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On Voting Rights Act's anniversary, is a breakthrough possible?

On the anniversary of the Voting Rights Act, the odds are against a legislative breakthrough, but the door isn't closed just yet.


Exactly 56 years ago today, President Lyndon Johnson signed one of the most important pieces of federal legislation in American history into law. The Voting Rights Act, at long last, delivered on democracy's promise in the United States.

With this in mind, Attorney General Merrick Garland wrote a new op-ed for the Washington Post, urging lawmakers to restore voting rights protections in the wake of Republican-appointed Supreme Court justices gutting the historic legal breakthrough.

On this anniversary of the Voting Rights Act, we must say again that it is not right to erect barriers that make it harder for millions of eligible Americans to vote. And it is time for Congress to act again to protect that fundamental right.

Garland didn't go into detail as to how Congress should act to protect fundamental voting rights, but the fact that the attorney general -- who has quite a bit of credibility among key senators -- is taking such a public stand is likely to generate some attention on Capitol Hill.

But will it make a difference?

As regular readers know, it was one month ago today when Sen. Joe Manchin (D-W.Va.) rejected his party's For the People Act, deeming it overly ambitious in its scope. Soon after, the conservative Democrat unveiled an alternative package on voting rights, which Republicans promptly killed, despite elements that were specifically designed to make them happy.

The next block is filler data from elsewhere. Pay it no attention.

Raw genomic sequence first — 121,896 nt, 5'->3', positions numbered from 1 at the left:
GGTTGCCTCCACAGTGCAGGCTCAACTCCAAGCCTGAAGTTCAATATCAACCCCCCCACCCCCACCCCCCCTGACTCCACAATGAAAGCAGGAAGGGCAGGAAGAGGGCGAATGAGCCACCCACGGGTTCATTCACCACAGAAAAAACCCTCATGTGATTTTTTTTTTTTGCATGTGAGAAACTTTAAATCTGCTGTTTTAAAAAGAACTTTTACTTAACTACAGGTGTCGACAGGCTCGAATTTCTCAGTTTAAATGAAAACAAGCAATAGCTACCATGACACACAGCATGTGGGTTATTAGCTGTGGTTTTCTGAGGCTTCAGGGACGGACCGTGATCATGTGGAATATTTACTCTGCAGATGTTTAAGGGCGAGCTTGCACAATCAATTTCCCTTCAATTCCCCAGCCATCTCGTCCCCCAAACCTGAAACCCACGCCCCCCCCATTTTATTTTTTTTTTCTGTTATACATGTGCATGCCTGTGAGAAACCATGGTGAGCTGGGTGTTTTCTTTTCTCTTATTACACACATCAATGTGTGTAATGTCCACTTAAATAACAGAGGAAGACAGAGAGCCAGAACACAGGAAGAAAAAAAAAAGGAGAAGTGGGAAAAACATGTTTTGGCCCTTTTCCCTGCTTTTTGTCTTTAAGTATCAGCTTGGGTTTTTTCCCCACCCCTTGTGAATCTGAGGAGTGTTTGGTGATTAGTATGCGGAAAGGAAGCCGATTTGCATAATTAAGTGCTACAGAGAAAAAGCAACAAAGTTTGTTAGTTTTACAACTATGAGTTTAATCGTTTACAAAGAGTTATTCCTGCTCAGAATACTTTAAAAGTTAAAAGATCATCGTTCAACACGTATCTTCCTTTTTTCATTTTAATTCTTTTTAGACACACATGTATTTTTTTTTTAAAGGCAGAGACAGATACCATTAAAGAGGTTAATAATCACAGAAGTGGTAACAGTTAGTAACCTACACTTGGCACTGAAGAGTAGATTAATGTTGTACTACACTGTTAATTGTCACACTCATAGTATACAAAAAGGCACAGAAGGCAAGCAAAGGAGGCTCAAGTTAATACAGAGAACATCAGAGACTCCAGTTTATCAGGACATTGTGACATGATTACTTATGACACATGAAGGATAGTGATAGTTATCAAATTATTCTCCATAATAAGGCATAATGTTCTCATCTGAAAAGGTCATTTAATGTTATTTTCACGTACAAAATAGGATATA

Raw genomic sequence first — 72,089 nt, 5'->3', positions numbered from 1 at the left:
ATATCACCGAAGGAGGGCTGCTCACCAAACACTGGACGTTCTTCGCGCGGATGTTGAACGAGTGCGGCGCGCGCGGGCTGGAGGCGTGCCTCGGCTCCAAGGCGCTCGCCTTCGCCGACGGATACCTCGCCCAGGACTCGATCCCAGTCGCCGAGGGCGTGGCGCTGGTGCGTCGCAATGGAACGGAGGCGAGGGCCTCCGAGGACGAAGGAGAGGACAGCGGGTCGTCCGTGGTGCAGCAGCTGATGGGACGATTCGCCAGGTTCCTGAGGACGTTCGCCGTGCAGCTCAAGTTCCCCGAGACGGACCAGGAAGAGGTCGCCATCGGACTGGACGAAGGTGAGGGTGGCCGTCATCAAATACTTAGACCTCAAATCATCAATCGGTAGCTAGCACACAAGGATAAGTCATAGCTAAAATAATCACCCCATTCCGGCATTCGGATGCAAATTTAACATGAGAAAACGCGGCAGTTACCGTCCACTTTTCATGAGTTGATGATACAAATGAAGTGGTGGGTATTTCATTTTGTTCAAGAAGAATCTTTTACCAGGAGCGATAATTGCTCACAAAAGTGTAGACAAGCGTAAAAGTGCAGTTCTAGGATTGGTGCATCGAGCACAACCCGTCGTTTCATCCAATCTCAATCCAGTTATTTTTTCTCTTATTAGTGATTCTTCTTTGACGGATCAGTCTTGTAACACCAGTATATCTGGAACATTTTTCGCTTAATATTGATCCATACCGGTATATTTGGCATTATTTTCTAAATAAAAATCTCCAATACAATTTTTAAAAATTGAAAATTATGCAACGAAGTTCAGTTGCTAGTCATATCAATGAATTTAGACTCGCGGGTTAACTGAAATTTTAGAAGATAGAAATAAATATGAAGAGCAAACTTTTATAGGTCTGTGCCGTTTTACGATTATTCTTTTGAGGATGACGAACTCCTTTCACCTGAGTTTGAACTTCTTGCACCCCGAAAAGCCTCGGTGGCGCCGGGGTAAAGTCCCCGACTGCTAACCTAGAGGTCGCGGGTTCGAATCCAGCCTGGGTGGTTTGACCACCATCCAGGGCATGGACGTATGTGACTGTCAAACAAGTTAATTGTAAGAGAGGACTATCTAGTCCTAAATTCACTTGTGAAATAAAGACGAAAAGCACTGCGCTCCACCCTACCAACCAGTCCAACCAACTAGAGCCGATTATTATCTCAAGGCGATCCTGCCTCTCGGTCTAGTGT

At that point, the conventional wisdom concluded that the push to protect voting rights at the federal level was, for all intents and purposes, dead.

But the effort still has a pulse -- which may be faint, but which exists nevertheless. In fact, just last week Senate Majority Leader Chuck Schumer (D-N.Y.) hosted a private discussion -- at the urging of Sen. Raphael Warnock (D-Ga.) -- to explore a legislative strategy in the hopes of advancing a revised voting rights package.

It wouldn't be as expansive and ambitious as the original For the People Act, but it would be narrowly focused in ways intended to generate broad support -- especially from Manchin, whose framework would serve as the basis for a bill.

The Washington Post added yesterday, "That effort has yet to produce a final product, but multiple Democrats who spoke on the condition of anonymity to candidly describe the talks said they expect an agreement within days. That, they said, could set up a new vote in the Senate before the summer recess likely begins next week."

Now, I know what you're thinking. At this point, you're looking at your screen and wondering, "What difference does it make? Senate Republicans will never even consider such a proposal; there's no realistic chance that any voting-rights bill can overcome a GOP filibuster; so there's no point in taking any of this seriously."

That may be very well prove to be true, but let's not lose sight of the fact that these senators are rolling up their sleeves and working arduously to craft a meaningful bill. Whether or not you always agree with the relevant players -- Schumer, Warnock, Manchin, Amy Klobuchar have all taken leading roles in this process -- none of these senators are dumb.

They're well aware of the legislative arithmetic, and it seems unlikely that they'd invest time and energy into an important bill that was doomed from the outset.

It's against this backdrop that the senators have dug in anyway. Watch this space.